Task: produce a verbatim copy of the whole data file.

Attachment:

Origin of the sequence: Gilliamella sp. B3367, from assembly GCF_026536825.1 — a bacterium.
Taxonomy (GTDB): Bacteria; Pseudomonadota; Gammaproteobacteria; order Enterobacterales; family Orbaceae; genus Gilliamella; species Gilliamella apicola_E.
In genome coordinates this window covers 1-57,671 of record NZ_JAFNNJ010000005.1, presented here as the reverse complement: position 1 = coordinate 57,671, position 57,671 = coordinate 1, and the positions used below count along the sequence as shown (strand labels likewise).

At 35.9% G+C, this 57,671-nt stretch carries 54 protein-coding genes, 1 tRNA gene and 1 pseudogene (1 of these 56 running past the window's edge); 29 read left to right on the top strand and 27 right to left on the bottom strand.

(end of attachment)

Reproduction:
Origin of the sequence: Gilliamella sp. B3367, from assembly GCF_026536825.1 — a bacterium.
Taxonomy (GTDB): Bacteria; Pseudomonadota; Gammaproteobacteria; order Enterobacterales; family Orbaceae; genus Gilliamella; species Gilliamella apicola_E.
In genome coordinates this window covers 1-57,671 of record NZ_JAFNNJ010000005.1, presented here as the reverse complement: position 1 = coordinate 57,671, position 57,671 = coordinate 1, and the positions used below count along the sequence as shown (strand labels likewise).

At 35.9% G+C, this 57,671-nt stretch carries 54 protein-coding genes, 1 tRNA gene and 1 pseudogene (1 of these 56 running past the window's edge); 29 read left to right on the top strand and 27 right to left on the bottom strand.